U.S. young guns not ready for prime time

KEVIN HAIME -- Ottawa Sun

, Last Updated: 11:22 AM ET

Hey Team USA, where's the beef? Or should I ask where's the fresh meat?

Going into today's singles matches the Presidents Cup is tied at 11 points apiece and is up for grabs.

Actually, I think the Americans will probably pull off the victory because they're on a very American-style golf course, virtually all of the fans on location are rooting for them and they have been historically better at singles matches.

But, you can't help but notice that Team USA isn't exactly dominating international matches, whether at this event or at the Ryder Cup.

Nine of this year's President's Cup members were members of the Ryder Cup team that got embarrassed last year at Oakland Hills. And that's a real problem for the Americans.

The best roster that the USA can produce is not only struggling to win, but they're getting old, too.

For a country with such strong collegiate and junior programs not much talent has been produced over the last 10 years.

How many more times can the Americans pull Fred Couples and Davis Love off the bench, not to mention Kenny Perry, Scott Verplank and Fred Funk?

On this team, Tiger is the youngest player and he's been on tour for 10 years.

Which means things may get worse before they get better for the Americans.

The so-called next super talents just aren't getting the job done. Guys like Charles Howell and Chad Campbell just can't get their games to the next level and others like Bryce Molder, David Gossett, and Matt Kuchar have imploded.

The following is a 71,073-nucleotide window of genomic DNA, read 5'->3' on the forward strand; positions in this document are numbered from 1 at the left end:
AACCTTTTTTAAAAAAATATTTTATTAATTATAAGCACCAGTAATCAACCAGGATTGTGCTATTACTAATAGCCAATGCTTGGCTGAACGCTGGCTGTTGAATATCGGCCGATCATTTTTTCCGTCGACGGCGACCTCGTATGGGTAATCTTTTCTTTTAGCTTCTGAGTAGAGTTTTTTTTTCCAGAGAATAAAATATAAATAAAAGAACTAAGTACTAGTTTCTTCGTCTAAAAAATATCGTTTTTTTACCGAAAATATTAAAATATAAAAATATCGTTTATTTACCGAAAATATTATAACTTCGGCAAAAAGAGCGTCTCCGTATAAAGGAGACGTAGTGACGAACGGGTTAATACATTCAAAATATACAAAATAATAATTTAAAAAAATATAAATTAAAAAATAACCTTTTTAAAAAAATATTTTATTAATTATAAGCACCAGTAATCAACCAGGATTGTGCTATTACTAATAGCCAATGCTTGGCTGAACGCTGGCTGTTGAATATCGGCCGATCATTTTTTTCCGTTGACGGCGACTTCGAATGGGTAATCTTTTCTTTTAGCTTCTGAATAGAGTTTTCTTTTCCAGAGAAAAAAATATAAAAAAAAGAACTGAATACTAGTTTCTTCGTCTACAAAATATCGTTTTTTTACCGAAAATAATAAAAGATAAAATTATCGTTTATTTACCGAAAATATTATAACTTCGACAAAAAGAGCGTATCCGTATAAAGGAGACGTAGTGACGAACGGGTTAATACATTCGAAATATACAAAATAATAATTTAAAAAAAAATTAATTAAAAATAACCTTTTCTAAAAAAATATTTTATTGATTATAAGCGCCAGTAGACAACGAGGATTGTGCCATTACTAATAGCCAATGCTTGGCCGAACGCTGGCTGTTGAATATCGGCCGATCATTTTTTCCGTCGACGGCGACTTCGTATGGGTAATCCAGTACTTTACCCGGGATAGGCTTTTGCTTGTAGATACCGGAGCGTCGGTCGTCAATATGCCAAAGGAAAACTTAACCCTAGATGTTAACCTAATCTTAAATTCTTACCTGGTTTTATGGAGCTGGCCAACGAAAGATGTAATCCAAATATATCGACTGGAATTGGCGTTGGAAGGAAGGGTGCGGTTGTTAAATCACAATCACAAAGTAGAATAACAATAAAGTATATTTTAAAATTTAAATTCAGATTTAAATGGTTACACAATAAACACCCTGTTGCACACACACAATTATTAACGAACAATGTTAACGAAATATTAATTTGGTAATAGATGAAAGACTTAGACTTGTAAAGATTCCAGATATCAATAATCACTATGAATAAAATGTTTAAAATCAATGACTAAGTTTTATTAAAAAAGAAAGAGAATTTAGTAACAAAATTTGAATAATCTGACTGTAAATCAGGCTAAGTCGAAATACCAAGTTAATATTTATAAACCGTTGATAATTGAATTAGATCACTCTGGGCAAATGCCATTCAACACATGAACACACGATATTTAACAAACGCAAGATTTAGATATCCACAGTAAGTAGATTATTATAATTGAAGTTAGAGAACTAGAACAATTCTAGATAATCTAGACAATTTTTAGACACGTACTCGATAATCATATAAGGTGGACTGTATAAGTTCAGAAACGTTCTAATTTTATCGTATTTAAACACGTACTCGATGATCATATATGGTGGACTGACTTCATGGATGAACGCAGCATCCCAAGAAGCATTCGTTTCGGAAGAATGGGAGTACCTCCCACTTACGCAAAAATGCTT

On the other hand, The Internationals and Europeans have Adam Scott, Tim Clark, Trevor Immelman, Sergio Garcia, Ian Poulter, Luke Donald and others ready to take the baton.

LESSON: This week's lesson comes from Gary Player, captain of the Presidents Cup International squad. With limited skills and size, Player won 163 tournaments worldwide, including nine majors. "Most people think life is 90% what happens to them, and 10% how they react," says Player. "Actually, it's 10% what happens to them, and 90% how they react. One thing I know, being a champion has nothing to do with hitting the ball. If that were true, Tom Weiskopf would have been the greatest champion." There's a great lesson for all golfers in Player's message. Far too many golfers give up on making swing changes too soon and even more golfers give up on a round just because they hit a few bad shots or string together a few poor holes. Great golf comes with a great attitude and often time's bad golf is a direct result of negativity and a lack of will.

TOUR TIDBITS: Tiger Woods may finally becoming a team player. This week, he's lining up putts for Jim Furyk and was using Furyk's Callaway golf ball in the alternate format Saturday... I don't know about you but I prefer the President's Cup format to the Ryder Cup format. With 34 matches instead of 28, everybody plays at the Presidents Cup well before the singles matches... Keep an eye on NCAA and US Amateur Champion Ryan Moore over the next few weeks. Moore finished second at the Canadian Open on a tough layout and followed that up with a solid T17th place at the 84 Lumber Classic. He's already made $512,900 in just six starts this year. He should be the first player to play his way on tour without going to tour school since Tiger.


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